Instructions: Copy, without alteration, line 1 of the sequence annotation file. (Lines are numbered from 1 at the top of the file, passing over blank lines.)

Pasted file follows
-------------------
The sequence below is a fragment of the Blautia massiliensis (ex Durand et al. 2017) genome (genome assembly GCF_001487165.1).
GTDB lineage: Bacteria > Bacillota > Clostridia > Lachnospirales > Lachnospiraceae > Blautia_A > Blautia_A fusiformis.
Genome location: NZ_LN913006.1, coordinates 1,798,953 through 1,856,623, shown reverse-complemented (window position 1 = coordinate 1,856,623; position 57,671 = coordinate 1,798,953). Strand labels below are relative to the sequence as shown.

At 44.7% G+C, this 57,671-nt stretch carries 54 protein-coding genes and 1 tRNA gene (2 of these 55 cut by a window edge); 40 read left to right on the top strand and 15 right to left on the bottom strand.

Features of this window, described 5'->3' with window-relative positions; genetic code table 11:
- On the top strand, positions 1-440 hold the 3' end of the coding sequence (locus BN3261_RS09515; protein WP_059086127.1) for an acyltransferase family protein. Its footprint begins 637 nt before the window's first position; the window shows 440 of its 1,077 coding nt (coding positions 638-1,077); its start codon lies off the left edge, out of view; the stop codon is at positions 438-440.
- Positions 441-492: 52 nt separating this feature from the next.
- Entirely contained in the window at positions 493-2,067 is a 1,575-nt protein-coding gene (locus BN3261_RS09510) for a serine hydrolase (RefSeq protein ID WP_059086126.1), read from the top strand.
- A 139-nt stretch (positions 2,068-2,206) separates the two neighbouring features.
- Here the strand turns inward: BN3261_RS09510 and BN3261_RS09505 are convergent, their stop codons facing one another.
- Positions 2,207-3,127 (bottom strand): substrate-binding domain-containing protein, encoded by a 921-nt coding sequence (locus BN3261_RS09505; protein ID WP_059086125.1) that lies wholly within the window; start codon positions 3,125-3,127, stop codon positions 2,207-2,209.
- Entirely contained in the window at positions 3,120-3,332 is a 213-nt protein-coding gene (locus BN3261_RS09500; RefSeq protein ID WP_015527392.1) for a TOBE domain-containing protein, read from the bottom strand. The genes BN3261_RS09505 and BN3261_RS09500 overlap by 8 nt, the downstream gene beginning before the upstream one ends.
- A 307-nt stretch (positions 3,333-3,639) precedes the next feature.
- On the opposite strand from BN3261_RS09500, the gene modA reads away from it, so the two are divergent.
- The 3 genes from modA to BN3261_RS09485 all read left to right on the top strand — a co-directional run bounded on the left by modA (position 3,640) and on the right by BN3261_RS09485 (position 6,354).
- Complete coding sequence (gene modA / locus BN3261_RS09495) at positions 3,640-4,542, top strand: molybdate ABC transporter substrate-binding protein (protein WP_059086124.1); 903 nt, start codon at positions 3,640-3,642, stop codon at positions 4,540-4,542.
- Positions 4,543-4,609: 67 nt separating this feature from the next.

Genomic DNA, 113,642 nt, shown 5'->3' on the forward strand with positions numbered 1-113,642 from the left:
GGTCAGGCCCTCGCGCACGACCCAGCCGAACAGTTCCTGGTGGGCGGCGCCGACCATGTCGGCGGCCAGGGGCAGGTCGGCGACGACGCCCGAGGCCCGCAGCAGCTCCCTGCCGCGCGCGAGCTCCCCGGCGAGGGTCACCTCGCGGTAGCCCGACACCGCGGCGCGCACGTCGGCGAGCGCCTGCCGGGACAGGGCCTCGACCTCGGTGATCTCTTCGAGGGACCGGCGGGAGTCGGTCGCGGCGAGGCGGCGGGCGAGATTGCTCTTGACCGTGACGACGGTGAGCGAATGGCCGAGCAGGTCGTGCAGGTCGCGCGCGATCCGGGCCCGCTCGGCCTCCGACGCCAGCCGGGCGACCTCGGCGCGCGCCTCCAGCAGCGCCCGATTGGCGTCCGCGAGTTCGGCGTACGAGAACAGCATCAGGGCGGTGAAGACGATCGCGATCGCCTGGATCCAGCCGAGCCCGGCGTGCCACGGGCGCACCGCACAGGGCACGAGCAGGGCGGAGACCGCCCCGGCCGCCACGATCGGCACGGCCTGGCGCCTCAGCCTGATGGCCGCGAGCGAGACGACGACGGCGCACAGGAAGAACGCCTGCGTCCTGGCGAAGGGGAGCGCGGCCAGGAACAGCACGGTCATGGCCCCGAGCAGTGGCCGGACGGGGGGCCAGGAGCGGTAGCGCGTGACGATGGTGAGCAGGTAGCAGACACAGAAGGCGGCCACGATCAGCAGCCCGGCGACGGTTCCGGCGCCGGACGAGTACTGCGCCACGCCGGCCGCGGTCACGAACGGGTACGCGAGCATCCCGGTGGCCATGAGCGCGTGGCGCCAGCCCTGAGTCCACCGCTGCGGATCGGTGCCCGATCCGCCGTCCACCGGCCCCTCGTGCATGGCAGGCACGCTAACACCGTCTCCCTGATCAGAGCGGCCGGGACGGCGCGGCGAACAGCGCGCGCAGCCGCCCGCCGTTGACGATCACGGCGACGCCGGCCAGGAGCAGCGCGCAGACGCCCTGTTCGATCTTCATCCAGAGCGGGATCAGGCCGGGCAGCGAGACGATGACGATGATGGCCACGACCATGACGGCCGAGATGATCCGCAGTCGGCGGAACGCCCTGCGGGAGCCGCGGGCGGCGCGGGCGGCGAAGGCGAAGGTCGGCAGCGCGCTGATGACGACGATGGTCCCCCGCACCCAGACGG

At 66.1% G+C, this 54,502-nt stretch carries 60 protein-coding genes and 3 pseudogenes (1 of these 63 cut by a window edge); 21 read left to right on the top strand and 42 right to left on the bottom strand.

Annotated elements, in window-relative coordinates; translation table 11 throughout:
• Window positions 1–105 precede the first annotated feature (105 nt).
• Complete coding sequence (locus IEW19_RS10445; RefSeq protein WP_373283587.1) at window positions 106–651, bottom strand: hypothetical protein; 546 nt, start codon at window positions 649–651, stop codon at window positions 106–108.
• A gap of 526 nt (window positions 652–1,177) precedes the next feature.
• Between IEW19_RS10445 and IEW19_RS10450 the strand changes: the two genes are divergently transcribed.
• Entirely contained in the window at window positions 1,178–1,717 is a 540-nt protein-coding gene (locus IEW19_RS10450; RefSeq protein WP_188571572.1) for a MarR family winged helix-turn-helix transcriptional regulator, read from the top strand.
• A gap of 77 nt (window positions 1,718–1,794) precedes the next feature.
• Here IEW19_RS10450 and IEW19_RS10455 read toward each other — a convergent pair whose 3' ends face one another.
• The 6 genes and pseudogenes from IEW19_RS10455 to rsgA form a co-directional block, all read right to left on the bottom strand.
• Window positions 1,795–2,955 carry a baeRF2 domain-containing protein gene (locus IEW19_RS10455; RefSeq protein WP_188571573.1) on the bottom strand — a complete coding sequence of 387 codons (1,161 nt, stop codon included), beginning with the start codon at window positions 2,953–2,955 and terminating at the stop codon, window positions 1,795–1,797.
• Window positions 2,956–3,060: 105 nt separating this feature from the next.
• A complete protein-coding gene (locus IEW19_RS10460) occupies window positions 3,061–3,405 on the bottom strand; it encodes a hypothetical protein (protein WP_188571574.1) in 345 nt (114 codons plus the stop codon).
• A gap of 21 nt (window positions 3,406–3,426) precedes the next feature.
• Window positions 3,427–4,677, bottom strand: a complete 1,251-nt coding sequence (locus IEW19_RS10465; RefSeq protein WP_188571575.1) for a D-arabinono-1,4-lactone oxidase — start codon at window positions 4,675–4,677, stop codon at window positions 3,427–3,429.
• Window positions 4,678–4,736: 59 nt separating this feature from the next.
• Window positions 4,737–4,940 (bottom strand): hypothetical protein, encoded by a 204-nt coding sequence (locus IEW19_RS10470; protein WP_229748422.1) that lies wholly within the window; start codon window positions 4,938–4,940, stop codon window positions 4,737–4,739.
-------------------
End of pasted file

The sequence below is a fragment of the Blautia massiliensis (ex Durand et al. 2017) genome (genome assembly GCF_001487165.1).